FLORISSANT, Mo. — After months of frustration following years of waiting, the Jana Elementary community has even more piled on its plate.
A third testing group, SCI Engineering Inc., has determined the levels of radioactivity found at Jana Elementary School are safe.
This comes after testing group Boston Chemical Data Corp. found high levels of radioactivity at the school, which has been learning virtually for weeks since.
Parents and community members of Jana Elementary School heard the United States Army Corps of Engineers (USACE) and SCI Engineering's radioactive contamination reports from the school during a regularly scheduled Tuesday night meeting. SCI Engineering supported USACE's preliminary findings, which showed no levels of radiation higher than "the level of radioactivity Mother Nature already provides."
According to SCI Engineering Inc.'s website, the USACE is one of its federal clients.
But the Boston Chemical Data Corp. study of Jana Elementary said the test results indicate high levels of radioactive lead, Polonium also known as Pb 210 found in the following areas:
- Inside the Jana Elementary school building (specifically on the cafeteria fan, in the boiler room, and in the school library)
- Jana Elementary school playground areas’ soil (specifically the kindergarten play area and near the basketball court area)
5 On Your Side talked with members of the Jana Elementary community who said they are frustrated after so much back and forth, especially after Tuesday's meeting.
“What are we supposed to do as a community? How do we fix this problem?" school board member Langley asked at the meeting.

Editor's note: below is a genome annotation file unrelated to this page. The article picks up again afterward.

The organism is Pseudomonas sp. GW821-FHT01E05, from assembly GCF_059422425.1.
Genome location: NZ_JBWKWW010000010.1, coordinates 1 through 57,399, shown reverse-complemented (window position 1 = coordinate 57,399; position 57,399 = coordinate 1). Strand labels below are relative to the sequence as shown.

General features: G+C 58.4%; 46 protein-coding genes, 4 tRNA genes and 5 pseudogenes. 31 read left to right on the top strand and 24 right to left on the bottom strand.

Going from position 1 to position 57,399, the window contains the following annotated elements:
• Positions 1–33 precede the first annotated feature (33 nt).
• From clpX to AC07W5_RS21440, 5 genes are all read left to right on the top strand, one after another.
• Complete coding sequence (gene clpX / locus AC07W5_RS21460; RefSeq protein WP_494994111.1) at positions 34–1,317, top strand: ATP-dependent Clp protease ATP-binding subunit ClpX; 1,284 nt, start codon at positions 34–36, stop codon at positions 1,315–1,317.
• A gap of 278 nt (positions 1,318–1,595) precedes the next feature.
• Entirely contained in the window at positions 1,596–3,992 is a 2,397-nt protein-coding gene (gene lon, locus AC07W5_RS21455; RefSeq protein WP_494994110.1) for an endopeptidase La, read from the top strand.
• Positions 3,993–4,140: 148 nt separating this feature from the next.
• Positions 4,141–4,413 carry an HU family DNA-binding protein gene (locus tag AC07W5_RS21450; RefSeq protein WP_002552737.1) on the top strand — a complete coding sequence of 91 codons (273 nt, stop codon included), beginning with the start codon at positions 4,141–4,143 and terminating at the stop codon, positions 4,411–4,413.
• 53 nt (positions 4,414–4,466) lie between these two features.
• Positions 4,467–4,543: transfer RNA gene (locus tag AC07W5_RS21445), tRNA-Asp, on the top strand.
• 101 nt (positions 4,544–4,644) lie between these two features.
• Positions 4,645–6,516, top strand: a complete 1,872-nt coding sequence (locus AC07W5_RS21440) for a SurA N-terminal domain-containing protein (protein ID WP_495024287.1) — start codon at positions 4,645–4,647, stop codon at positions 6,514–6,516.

Parents, teachers, school board members and the residents of north St. Louis County are all asking that same question.
"I’m personally satisfied that the materials we found, high levels of lead 210 and these radioactive microparticles are in fact related to the material that is in Coldwater Creek," Dr. Marco Kaltofen, Boston Chemical Data Corp. Principal Investigator, said at the meeting.
Jana PTA President Ashley Bernaugh, one of the main voices pushing further testing by the U.S. Army Corps of Engineers, who she says is responsible for the waste, said she's concerned and frustrated.
“It seems to be these conversations are taking place everywhere but with us. We would appreciate more than just a seat at the table to listen," she said.
At this point, she said so much testing has been done, she feels as if it's hard to keep track of it all.
“It really does fly in the face of concerned parents who have lost so much and who have been asked to carry so much of this burden themselves, on top of their kids," she said.
5 On Your Side is continuing to press for answers on how each of these results differs.
The U.S. Army Corps of Engineers said it did not conduct an x-ray analysis during its sample study.
Boston Chemical Data Corp. said it did and attributes that fact to the difference in the two outcomes.
It is unclear whether the third group used this during testing.